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  • Milton Brown
    1. 10^999 + 7 is prime (Is this in dispute, see msg of Milton Brown, 1/9/01, Titanix) 2. OpenPFGW says: Primality testing 10^999+7 [N+1,
    Message 1 of 4 , Feb 2, 2001
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      1. 10^999 + 7 is prime
      (Is this in dispute, see msg of Milton Brown, 1/9/01, Titanix)

      2. OpenPFGW says:

      Primality testing 10^999+7 [N+1, Brillhart-Lehmer-Selfridge]
      Running N+1 test using discriminant 5, base 1+sqrt(5)
      Calling Brillhart-Lehmer-Selfridge with factored part 1.30%
      10^999+7 is Lucas PRP! (12.580000 seconds)

      Are these contradictory? Or is someone misinterpreting the latter?

      Milton L. Brown
      miltbrown@...
    • Paul Jobling
      PRP does *not* mean prime. It means Probable Prime . There is a huge difference! Probable primes are not primes, they are just not definitely composite
      Message 2 of 4 , Feb 2, 2001
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        PRP does *not* mean prime. It means "Probable Prime". There is a huge
        difference! Probable primes are not primes, they are just not definitely
        composite (though they might be). For this reason you cannot submit them until
        they are proved to be definitely prime, rather than just probably prime.

        > -----Original Message-----
        > From: Milton Brown [mailto:miltbrown@...]
        > Sent: 02 February 2001 15:53
        > To: primenumbers@yahoogroups.com; miltbrown@...
        > Subject: [PrimeNumbers] Missing Something?
        >
        >
        > 1. 10^999 + 7 is prime
        > (Is this in dispute, see msg of Milton Brown, 1/9/01, Titanix)
        >
        > 2. OpenPFGW says:
        >
        > Primality testing 10^999+7 [N+1, Brillhart-Lehmer-Selfridge]
        > Running N+1 test using discriminant 5, base 1+sqrt(5)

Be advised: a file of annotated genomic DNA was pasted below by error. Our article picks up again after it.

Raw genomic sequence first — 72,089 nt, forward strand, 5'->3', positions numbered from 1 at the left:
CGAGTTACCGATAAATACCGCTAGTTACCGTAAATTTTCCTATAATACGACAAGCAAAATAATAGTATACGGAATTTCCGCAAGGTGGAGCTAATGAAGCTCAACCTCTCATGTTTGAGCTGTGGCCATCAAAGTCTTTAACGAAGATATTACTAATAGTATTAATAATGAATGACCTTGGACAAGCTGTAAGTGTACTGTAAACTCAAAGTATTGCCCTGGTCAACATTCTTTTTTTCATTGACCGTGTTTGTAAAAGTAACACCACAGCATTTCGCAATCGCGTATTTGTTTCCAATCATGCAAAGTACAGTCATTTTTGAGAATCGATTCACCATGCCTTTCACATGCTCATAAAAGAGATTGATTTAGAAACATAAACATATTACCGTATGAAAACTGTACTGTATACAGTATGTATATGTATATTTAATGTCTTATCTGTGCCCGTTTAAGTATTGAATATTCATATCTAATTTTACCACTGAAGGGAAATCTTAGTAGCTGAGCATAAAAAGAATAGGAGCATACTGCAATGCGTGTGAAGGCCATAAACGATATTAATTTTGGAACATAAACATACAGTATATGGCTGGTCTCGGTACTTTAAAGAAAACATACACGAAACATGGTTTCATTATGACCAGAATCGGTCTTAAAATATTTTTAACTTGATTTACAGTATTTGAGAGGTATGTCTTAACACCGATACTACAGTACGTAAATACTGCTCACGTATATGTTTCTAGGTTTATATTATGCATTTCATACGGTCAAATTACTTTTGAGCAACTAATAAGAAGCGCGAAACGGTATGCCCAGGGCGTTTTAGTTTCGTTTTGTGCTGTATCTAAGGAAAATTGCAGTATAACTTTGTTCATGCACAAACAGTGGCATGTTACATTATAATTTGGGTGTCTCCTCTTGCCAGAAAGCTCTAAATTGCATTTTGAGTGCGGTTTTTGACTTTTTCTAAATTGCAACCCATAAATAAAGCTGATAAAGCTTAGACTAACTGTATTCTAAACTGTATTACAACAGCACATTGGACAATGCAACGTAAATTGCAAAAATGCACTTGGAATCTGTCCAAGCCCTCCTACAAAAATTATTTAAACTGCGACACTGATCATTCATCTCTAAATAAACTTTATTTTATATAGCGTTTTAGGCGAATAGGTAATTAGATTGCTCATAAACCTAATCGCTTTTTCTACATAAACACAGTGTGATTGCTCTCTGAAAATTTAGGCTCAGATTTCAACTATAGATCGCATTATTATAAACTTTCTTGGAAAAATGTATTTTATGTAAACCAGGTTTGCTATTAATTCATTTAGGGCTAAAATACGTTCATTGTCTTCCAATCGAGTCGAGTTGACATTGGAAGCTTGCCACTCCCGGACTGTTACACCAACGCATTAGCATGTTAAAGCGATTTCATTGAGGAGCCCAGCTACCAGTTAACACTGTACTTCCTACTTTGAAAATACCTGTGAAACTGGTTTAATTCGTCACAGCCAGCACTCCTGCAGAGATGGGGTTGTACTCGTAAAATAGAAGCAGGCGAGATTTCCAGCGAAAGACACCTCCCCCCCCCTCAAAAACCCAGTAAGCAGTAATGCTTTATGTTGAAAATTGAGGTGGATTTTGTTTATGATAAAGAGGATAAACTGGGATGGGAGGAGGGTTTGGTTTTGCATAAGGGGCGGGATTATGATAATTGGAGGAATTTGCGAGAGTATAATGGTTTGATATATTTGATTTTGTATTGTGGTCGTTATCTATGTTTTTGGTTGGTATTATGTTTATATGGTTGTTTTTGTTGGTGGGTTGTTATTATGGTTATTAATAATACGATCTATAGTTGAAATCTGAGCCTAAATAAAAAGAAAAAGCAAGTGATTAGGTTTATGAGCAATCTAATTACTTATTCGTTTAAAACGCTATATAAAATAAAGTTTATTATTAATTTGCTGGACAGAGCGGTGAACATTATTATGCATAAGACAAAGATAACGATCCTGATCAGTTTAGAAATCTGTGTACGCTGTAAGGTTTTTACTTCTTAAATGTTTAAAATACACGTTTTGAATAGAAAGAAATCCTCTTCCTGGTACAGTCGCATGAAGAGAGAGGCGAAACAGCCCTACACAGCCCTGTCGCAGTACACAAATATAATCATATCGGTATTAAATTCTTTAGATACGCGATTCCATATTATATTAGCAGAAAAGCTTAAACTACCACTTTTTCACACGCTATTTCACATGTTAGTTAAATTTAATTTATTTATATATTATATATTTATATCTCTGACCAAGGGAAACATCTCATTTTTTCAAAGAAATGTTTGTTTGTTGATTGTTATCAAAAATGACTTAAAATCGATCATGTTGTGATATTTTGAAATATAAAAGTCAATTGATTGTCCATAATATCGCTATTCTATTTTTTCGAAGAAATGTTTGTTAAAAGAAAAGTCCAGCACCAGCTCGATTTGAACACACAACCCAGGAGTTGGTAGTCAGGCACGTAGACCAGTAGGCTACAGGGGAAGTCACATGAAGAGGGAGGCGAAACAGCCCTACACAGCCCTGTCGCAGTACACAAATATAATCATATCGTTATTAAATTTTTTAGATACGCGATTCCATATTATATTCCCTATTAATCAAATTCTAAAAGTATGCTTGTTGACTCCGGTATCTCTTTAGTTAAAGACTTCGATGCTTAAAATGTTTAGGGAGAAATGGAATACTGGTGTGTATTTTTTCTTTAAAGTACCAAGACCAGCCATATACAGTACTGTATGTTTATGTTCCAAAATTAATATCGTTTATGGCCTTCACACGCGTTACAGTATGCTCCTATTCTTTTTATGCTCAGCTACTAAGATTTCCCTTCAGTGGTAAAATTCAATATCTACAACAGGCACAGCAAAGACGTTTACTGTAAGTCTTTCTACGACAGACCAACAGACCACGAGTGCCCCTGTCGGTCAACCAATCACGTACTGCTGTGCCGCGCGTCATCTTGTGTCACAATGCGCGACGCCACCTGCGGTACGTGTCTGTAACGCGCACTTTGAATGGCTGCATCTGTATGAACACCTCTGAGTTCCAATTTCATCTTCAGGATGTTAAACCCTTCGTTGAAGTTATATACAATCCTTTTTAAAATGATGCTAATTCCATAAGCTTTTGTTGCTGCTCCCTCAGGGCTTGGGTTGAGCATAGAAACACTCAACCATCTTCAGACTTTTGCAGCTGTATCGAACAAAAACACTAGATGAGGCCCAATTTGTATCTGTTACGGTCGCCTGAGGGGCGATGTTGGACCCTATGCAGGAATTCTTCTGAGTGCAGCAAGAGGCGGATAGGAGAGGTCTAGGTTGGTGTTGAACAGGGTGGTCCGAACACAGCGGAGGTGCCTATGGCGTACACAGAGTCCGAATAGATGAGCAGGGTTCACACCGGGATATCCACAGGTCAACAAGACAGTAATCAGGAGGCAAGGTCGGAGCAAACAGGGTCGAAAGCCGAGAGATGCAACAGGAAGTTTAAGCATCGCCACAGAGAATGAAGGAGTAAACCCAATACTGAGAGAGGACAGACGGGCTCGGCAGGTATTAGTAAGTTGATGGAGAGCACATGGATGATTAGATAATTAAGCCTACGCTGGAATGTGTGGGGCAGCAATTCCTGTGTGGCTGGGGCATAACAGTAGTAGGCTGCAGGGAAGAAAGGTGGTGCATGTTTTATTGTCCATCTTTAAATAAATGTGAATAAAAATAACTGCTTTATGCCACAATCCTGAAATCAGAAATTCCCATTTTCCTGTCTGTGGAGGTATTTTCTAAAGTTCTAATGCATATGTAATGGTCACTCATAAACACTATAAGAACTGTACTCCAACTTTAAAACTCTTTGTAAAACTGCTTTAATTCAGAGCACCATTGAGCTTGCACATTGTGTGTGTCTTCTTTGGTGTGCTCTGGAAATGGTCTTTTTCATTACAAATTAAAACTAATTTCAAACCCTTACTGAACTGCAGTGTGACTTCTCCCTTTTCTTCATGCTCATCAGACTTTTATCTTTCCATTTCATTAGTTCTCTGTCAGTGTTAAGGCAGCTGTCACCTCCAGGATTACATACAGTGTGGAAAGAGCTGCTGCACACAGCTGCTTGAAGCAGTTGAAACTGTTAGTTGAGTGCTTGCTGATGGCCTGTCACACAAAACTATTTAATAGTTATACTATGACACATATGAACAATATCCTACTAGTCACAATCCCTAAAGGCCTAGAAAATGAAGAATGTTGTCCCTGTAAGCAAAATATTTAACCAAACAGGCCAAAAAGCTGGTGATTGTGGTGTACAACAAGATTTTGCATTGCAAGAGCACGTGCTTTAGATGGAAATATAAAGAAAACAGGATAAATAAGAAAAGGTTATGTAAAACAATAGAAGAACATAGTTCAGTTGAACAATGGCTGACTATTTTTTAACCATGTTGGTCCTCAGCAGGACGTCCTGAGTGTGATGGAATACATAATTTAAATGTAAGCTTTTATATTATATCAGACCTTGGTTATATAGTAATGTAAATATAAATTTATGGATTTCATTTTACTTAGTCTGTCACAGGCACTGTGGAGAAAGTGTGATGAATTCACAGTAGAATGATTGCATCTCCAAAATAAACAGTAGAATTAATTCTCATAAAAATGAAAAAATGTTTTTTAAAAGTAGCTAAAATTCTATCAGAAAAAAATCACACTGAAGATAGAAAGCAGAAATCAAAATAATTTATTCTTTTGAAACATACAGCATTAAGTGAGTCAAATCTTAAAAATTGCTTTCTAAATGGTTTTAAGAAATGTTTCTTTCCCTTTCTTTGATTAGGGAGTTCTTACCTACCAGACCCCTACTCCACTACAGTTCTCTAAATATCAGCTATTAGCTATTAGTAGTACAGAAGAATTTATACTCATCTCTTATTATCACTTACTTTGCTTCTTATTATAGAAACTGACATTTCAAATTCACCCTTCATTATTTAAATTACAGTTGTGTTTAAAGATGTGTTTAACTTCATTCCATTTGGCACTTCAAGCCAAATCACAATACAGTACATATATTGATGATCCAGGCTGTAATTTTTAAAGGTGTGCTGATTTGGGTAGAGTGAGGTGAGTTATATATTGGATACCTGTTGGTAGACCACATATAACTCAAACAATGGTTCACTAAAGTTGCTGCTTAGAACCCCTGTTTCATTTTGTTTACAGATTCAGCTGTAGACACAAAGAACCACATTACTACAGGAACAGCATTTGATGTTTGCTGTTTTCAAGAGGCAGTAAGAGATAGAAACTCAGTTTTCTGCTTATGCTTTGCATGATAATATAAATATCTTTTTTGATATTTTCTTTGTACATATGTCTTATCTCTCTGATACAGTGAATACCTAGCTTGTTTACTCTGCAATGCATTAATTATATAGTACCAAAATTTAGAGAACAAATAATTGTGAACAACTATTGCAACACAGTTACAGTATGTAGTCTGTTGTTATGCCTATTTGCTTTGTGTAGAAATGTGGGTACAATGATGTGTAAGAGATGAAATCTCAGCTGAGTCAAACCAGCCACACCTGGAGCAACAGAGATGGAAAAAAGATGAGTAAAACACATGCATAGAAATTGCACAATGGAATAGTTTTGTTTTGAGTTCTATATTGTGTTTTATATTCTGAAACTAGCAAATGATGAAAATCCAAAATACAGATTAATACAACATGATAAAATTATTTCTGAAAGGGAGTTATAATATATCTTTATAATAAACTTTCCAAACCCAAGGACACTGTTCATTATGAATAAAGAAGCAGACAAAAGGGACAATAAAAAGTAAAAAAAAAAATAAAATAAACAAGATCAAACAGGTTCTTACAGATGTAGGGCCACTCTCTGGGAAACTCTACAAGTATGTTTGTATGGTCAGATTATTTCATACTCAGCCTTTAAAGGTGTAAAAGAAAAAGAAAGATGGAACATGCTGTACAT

> Calling Brillhart-Lehmer-Selfridge with factored part 1.30%
        > 10^999+7 is Lucas PRP! (12.580000 seconds)
        >
        > Are these contradictory? Or is someone misinterpreting the latter?
        >
        > Milton L. Brown
        > miltbrown@...
        >
        >
        >
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      • Phil Carmody
        Put on your asbestos underpants, Kerosene Man s on the case... ... http://www.utm.edu/research/primes/lists/SmallestTitanics.html
        Message 3 of 4 , Feb 2, 2001
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          Put on your asbestos underpants, Kerosene Man's on the case...

          On Fri, 02 February 2001, Milton Brown wrote:
          > 1. 10^999 + 7 is prime
          > (Is this in dispute, see msg of Milton Brown, 1/9/01, Titanix)

          http://www.utm.edu/research/primes/lists/SmallestTitanics.html
          <<<
          This list was compiled by David Broadhurst.
          1.The smallest pair of titanic primes is
          10^999+7
          10^999+663
          as proven by Preda Mihailescu and Giovanni La Barbera.
          >>>

          _Proven_ using Titanix. The certificate was certainly available for verification at the time.

          No, it is not in despute.

          > 2. OpenPFGW says:
          >
          > Primality testing 10^999+7 [N+1, Brillhart-Lehmer-Selfridge]
          > Running N+1 test using discriminant 5, base 1+sqrt(5)
          > Calling Brillhart-Lehmer-Selfridge with factored part 1.30%
          > 10^999+7 is Lucas PRP! (12.580000 seconds)
          >
          > Are these contradictory? Or is someone misinterpreting the latter?

          OpenPFGW cannot prove a number with only 1.30% factorisation.
          Period.
          It can perform a probable prime test, but that's not a proof.

          Now aht have either of those two proofs (proof of rimality, and proof of probable-primality) got to do with this new number?

          The 20000 digit number probably is provable, but I reckon it would take at least 25 years, and a lot of money, as it requires you to hire some programmers to extend the capabilities of the only software that could prove it. The 25 years figure comes from blind belief that Moore's law with continue at the same rate, and that we'll have machines 100000 times as quick by then.

          The ball's in your court now. I'm prepared to hear your side off-list if you don't wish to continue on-list. The list is for discussions about primes, not ethics.

          Phil

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        • d.broadhurst@open.ac.uk
          ... No. ... Yes. David
          Message 4 of 4 , Feb 2, 2001
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            Milton Brown asked:

            > Are these contradictory?

            No.

            > Or is someone misinterpreting the latter?

            Yes.

            David
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